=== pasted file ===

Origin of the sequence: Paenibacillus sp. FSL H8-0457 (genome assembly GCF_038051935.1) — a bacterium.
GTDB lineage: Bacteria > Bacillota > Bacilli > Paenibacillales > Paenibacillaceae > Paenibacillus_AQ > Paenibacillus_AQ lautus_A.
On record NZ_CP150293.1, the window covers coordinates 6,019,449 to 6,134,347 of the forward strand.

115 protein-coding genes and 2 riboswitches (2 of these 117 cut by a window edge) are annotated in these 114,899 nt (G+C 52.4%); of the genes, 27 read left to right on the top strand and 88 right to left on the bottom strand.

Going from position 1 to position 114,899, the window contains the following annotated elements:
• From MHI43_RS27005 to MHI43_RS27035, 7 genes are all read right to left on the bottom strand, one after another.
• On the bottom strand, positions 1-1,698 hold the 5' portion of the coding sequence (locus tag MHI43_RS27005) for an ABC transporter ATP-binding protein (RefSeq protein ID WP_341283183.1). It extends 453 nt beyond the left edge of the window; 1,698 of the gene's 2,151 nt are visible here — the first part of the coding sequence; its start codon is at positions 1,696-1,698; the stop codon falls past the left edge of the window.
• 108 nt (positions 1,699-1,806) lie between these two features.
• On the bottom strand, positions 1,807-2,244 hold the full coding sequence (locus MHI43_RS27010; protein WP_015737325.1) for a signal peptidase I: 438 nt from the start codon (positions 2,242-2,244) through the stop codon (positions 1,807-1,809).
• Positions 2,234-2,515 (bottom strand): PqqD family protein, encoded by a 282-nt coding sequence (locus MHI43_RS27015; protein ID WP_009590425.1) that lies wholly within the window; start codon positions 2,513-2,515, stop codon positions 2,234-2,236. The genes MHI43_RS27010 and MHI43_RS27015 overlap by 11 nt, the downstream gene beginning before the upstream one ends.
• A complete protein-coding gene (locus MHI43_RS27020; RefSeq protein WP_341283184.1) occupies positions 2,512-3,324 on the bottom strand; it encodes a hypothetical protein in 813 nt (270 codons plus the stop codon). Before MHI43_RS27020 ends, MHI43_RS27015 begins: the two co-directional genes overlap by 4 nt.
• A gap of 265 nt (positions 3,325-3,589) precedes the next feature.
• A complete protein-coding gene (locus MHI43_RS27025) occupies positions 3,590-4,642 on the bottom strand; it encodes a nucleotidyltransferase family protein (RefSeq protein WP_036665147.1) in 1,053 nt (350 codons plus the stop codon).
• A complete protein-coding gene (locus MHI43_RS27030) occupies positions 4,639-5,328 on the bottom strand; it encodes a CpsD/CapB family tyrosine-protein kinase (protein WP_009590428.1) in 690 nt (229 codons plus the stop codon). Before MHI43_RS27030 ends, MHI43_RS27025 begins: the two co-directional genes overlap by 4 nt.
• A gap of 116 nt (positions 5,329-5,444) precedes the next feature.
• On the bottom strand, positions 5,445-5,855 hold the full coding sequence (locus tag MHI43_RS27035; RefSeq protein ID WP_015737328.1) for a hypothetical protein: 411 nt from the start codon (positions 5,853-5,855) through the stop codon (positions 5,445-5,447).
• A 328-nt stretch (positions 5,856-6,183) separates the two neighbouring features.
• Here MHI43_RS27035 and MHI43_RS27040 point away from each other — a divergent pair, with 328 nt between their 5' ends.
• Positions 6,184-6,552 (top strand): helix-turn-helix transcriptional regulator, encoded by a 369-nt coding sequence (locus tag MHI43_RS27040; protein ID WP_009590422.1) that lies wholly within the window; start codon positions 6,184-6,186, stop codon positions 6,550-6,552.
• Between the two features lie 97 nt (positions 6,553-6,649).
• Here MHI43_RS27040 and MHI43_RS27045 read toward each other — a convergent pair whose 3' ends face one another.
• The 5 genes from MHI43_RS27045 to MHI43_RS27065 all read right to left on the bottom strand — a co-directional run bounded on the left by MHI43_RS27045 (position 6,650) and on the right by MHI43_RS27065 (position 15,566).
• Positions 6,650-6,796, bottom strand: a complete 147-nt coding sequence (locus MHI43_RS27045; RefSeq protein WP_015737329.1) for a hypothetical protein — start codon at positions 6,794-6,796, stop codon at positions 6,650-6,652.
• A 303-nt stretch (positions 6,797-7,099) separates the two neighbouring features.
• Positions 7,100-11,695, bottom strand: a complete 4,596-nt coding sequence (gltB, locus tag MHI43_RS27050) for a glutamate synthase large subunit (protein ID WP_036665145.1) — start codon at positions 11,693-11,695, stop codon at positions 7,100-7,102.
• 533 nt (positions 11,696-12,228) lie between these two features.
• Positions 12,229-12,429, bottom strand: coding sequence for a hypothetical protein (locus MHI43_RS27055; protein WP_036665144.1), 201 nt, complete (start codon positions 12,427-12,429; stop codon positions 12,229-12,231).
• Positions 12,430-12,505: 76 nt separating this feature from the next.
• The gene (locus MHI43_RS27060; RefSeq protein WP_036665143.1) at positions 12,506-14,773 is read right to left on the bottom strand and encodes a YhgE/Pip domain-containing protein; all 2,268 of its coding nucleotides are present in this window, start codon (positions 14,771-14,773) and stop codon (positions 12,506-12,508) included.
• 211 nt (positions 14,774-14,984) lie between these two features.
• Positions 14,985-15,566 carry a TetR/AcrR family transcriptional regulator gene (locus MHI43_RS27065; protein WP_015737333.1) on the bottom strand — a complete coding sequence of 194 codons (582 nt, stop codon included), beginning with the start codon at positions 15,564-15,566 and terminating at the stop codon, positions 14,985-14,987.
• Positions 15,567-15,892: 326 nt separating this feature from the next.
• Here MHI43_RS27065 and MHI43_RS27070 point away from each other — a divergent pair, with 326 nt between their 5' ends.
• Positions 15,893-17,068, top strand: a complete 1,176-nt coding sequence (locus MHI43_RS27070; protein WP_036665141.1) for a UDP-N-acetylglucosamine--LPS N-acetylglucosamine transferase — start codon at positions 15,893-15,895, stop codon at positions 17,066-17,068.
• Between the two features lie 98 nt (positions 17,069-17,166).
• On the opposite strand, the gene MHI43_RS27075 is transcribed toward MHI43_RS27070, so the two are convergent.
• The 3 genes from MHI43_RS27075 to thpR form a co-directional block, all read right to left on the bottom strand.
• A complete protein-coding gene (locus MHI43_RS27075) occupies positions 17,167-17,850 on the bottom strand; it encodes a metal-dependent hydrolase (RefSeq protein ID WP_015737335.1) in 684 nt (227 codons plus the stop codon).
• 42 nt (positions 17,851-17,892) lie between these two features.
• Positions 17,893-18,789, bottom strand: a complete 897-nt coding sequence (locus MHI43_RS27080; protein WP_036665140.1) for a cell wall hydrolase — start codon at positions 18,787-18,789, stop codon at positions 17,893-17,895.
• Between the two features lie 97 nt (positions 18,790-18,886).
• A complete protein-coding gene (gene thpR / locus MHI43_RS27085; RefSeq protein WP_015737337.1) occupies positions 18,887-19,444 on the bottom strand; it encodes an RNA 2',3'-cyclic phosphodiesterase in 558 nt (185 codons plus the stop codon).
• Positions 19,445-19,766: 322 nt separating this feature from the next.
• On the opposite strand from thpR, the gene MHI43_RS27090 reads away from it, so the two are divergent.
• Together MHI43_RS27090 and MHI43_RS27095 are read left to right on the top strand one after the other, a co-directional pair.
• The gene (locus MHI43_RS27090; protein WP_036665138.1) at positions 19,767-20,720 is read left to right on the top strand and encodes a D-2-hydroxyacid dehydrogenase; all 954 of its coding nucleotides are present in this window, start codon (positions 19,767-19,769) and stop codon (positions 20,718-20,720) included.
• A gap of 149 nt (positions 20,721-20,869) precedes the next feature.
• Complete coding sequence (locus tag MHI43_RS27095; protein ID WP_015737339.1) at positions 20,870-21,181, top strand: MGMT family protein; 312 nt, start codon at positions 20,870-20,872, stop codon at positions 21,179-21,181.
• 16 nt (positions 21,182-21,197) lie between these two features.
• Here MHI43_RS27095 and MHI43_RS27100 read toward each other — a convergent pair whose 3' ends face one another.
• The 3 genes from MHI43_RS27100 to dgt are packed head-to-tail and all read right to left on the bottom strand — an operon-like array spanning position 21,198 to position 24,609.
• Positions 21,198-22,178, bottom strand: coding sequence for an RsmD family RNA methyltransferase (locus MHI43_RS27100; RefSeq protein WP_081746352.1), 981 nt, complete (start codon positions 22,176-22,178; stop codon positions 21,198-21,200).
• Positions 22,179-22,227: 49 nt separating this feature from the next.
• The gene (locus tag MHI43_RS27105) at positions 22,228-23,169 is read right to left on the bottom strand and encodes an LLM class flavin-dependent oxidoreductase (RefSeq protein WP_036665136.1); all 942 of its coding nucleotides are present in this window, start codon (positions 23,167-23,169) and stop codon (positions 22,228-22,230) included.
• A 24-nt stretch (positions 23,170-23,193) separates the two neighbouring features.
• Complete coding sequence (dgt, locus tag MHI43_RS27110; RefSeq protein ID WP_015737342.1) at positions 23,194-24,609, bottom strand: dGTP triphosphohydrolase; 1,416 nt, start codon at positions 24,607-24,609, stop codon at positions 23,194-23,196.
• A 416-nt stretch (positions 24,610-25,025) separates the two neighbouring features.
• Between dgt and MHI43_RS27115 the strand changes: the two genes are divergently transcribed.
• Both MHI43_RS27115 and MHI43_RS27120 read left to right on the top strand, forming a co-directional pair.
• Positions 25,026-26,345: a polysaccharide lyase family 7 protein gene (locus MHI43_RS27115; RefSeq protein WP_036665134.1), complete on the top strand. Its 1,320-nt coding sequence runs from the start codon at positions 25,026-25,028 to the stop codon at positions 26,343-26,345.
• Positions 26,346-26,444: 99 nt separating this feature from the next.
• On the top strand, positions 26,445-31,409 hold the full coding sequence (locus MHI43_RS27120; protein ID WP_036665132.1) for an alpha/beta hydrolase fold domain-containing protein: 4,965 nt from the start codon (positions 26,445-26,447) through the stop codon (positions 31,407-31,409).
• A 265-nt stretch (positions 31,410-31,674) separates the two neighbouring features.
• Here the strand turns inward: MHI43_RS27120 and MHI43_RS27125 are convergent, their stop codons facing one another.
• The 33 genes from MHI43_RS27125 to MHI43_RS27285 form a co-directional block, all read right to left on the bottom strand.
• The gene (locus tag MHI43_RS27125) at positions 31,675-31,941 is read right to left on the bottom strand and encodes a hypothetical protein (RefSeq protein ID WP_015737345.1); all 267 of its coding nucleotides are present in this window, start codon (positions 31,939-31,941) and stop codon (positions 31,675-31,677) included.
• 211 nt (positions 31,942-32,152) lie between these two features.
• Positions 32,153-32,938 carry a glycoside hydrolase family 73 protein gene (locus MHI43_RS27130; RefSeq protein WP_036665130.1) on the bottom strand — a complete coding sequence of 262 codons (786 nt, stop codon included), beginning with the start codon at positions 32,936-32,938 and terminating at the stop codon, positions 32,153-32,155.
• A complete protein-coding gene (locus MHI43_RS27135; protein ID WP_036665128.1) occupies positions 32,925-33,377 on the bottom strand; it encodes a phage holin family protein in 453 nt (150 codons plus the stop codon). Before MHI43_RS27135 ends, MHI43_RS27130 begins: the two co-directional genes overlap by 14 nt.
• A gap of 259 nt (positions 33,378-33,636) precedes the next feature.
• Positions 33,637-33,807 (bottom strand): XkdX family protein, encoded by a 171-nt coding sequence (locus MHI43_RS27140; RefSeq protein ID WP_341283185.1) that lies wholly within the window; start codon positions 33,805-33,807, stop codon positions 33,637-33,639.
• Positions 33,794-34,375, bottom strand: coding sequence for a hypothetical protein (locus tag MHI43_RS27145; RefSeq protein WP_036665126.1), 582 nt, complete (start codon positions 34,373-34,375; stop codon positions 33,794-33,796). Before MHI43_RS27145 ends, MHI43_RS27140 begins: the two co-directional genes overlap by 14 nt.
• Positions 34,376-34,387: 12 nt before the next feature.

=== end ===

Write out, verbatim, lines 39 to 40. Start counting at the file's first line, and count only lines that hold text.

• 42 nt (positions 17,851-17,892) lie between these two features.
• Positions 17,893-18,789, bottom strand: a complete 897-nt coding sequence (locus MHI43_RS27080; protein WP_036665140.1) for a cell wall hydrolase — start codon at positions 18,787-18,789, stop codon at positions 17,893-17,895.